The Example of Perfect Love

Updated: Nov 11, 2020

Year A, Proper 25, RCL, Track 2

Leviticus 19:1-2, 15-18; Matthew 22:34-46

Public Art Squad. Peace, Justice, Unity, from Art in the Christian Tradition, a project of the Vanderbilt Divinity Library, Nashville, TN. [retrieved October 22, 2020]. Original source: Flicker.
Public Art Squad. Peace, Justice, Unity,

Our story today continues a long question and answer session between Jesus and some Jewish leaders. Over the last weeks, we hear Jesus questioned about his authority and paying taxes, and his telling of three parables demonstrating how the kingdom of heaven is different from our reality. Today in the final exchange, we hear the greatest commandment. All of this took place on a Tuesday, just three days before Jesus’ execution. After this lengthy exchange, the Pharisees, Sadducees, and Herodians are tired of being made out as fools and they no longer have any interest in tripping up Jesus. He has outsmarted them left and right and as much as they have tried, there is no way to get him to incriminate himself.

The question that the Pharisee asks Jesus today is of grave importance. He asks Jesus to identify the greatest commandment? Or we could look at this as asking what sin is the greatest? Jesus doesn’t choose one of the ten. Instead, he summarizes all ten into two. He then says, “You shall love the Lord your God with all your heart, and with all your soul, and with all your mind. This is the greatest and first commandment.” This summery of the first four commandments are about our loves, and honor for God. Jesus points to this as the first commandment because without being in a right relationship with God, and knowing God’s love and forgiveness, it would be much more difficult for us to follow the rest of the commandments. These other six commandments are about living in community with one another or as Jesus summarizes, “to love your neighbor as yourself.”

When we know God as the example of perfect love; then the doors open for us to love others, no matter how different they may be or difficult it may seem. If God is the example of ultimate forgiveness; then somewhere within ourselves we have the ability to forgive others no matter what they have done. God sent his Son so that we can be assured of this fact.

The second part of Jesus’ summary of the Law often raises the question; who is my neighbor. When we look at Leviticus, we find this identical phrase, “You shall love your neighbor as yourself.” It is clear from the Old Testament perspective that your neighbors were more than you kin or close acquaintance. Your neighbors were the people you would recognize in your life. You may not know them well, you didn’t necessarily have to know their name. These would be the people you see at the post office or the grocery store. People you recognize on some level as being part of the greater community. Yet through Christ, many biblical concepts get expanded.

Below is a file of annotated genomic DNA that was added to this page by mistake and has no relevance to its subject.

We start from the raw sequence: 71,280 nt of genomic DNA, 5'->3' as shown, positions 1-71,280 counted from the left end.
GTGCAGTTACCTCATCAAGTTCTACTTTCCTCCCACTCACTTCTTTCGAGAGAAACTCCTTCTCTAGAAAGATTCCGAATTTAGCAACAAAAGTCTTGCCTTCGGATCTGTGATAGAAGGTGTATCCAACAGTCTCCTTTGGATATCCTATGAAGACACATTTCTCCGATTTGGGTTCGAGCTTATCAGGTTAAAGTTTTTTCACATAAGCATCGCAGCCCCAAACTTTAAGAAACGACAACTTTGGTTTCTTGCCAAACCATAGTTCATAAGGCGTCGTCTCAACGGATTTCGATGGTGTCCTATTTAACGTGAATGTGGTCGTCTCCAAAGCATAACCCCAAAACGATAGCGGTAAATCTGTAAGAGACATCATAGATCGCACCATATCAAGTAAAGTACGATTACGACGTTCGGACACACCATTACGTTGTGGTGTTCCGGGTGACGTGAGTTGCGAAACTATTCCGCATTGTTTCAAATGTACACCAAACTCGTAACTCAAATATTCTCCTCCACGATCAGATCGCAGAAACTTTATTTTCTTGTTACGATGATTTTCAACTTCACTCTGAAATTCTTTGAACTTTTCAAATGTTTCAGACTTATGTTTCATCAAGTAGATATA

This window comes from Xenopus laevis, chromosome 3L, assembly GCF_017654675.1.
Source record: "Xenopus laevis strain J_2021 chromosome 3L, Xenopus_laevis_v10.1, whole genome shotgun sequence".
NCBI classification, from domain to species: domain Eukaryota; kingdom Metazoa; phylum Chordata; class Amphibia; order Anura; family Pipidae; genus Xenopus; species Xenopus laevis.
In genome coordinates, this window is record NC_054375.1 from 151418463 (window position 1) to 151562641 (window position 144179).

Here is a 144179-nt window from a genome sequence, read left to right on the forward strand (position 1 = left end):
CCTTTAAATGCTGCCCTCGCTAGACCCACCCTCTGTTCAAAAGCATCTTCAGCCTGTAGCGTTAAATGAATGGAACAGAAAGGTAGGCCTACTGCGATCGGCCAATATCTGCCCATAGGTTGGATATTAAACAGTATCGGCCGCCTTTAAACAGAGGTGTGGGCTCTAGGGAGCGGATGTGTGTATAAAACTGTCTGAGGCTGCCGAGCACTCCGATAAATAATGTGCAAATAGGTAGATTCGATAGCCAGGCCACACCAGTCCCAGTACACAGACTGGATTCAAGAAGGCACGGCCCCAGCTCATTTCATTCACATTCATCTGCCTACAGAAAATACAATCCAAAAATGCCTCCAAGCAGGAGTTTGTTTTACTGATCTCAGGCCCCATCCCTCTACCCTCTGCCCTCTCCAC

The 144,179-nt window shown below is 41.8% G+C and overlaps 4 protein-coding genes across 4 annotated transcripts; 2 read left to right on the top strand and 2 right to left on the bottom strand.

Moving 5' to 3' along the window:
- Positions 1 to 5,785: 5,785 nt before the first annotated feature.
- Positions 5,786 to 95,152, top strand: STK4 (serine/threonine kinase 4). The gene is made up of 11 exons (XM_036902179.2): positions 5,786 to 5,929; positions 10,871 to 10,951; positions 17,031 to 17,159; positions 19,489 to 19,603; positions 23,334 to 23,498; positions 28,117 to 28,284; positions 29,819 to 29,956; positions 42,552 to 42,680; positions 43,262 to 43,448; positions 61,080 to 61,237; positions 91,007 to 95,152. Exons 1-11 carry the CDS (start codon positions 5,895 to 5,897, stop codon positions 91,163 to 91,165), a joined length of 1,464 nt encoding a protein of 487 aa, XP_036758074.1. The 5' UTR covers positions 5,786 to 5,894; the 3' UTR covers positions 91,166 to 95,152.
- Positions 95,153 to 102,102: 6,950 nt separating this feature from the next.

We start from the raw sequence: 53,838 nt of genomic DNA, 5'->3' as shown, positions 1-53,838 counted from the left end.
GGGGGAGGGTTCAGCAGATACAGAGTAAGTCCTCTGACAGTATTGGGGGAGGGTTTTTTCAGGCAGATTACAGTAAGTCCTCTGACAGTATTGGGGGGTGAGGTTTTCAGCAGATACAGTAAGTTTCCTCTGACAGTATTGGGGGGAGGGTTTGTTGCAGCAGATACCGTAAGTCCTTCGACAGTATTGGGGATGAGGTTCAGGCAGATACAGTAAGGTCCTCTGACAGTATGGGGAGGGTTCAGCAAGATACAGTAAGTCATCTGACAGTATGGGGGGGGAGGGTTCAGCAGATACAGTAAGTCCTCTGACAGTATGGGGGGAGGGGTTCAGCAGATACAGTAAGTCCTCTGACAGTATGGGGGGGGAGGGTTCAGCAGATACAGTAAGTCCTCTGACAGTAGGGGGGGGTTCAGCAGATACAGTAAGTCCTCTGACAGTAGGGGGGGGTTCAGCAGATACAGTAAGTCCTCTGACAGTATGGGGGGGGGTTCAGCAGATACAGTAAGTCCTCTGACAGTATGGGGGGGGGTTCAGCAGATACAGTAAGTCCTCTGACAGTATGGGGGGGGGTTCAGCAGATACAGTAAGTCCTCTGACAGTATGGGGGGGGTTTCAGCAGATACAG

Jesus gives us a much broader definition which is most clearly given to us in the parable of the Good Samaritan. Though we didn’t read this today, you may remember the story. From Luke’s Gospel perspective, an expert in the law asks Jesus “what must I do to inherit eternal life?” Jesus responds with the same summary of the Law that we heard today. Then the lawyer asks, “Who is my neighbor?” And Jesus gives us the parable of the Good Samaritan as an example.

As you may recall, a man was attacked by robbers; stripped, beaten, and left for dead. A priest happened to see the man on his path. He crosses to the opposite side of the street to avoid him. The same thing happens when a Levite sees the man. But the third man, a Samaritan, picks the injured man up and pays for him to be taken care of.

Samaritans were not recognized as being part of the Jewish society. They were to be avoided at all costs. Yet here this Samaritan, a complete stranger, takes care of another stranger. And when Jesus asks, “Which of these men was the neighbor to the man who fell into the hands of robbers?” The expert of the law says the Samaritan.

The concept of neighbor is extended in the New Testament way beyond the people we recognize to include everyone we encounter. This may most clearly be demonstrated in this parable but this definition of neighbor is also exemplified throughout the entire Gospel. We see it in Christ’s interactions towards others; men, women, clean, unclean, prostitutes, tax collectors, and believe or not even children. In fulfilling the law Jesus expands neighbor to include all people we meet, even those who society says we shouldn’t associate with. And Jesus says to us, love our neighbor as ourselves.

We can look at our lives and see whether we are as generous to strangers as we are to ourselves; Whether we care for the children in poor neighborhoods as we do for our own; Whether we truly love our neighbors as ourselves. It is likely that we all fall short of this commandment as we do many, including the first, loving God above all else. But this is not the end of our story. We can continually seek God’s love and recognize God’s love in our lives. By knowing God’s love we will be transformed by this love, and strive to embrace all people with this same abundant love. Then we can be transformed by God’s love, and strive to embrace all people with this same abundant love.

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